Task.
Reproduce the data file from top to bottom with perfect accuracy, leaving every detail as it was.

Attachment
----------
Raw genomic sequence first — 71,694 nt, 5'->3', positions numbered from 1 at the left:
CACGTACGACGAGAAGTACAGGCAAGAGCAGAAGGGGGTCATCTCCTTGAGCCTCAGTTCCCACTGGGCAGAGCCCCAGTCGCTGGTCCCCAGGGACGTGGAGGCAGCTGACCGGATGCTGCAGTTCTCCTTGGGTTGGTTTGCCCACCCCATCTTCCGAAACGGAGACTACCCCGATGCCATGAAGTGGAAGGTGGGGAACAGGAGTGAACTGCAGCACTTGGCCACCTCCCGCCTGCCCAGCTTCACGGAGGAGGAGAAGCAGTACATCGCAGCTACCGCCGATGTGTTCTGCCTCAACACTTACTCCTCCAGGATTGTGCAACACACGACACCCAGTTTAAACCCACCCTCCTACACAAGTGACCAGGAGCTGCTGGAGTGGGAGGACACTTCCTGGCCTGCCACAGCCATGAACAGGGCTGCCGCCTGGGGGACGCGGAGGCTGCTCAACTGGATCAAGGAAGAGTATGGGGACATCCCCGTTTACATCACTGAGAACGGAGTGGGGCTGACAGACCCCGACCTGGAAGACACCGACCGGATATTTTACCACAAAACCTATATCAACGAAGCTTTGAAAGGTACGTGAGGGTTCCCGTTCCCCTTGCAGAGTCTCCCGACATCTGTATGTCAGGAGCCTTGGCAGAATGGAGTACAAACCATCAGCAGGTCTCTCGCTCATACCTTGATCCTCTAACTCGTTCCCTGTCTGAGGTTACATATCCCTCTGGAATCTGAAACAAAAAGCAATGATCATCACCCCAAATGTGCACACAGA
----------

Raw genomic sequence first — 71,694 nt, 5'->3', positions numbered from 1 at the left:
CACGTACGACGAGAAGTACAGGCAAGAGCAGAAGGGGGTCATCTCCTTGAGCCTCAGTTCCCACTGGGCAGAGCCCCAGTCGCTGGTCCCCAGGGACGTGGAGGCAGCTGACCGGATGCTGCAGTTCTCCTTGGGTTGGTTTGCCCACCCCATCTTCCGAAACGGAGACTACCCCGATGCCATGAAGTGGAAGGTGGGGAACAGGAGTGAACTGCAGCACTTGGCCACCTCCCGCCTGCCCAGCTTCACGGAGGAGGAGAAGCAGTACATCGCAGCTACCGCCGATGTGTTCTGCCTCAACACTTACTCCTCCAGGATTGTGCAACACACGACACCCAGTTTAAACCCACCCTCCTACACAAGTGACCAGGAGCTGCTGGAGTGGGAGGACACTTCCTGGCCTGCCACAGCCATGAACAGGGCTGCCGCCTGGGGGACGCGGAGGCTGCTCAACTGGATCAAGGAAGAGTATGGGGACATCCCCGTTTACATCACTGAGAACGGAGTGGGGCTGACAGACCCCGACCTGGAAGACACCGACCGGATATTTTACCACAAAACCTATATCAACGAAGCTTTGAAAGGTACGTGAGGGTTCCCGTTCCCCTTGCAGAGTCTCCCGACATCTGTATGTCAGGAGCCTTGGCAGAATGGAGTACAAACCATCAGCAGGTCTCTCGCTCATACCTTGATCCTCTAACTCGTTCCCTGTCTGAGGTTACATATCCCTCTGGAATCTGAAACAAAAAGCAATGATCATCACCCCAAATGTGCACACAGA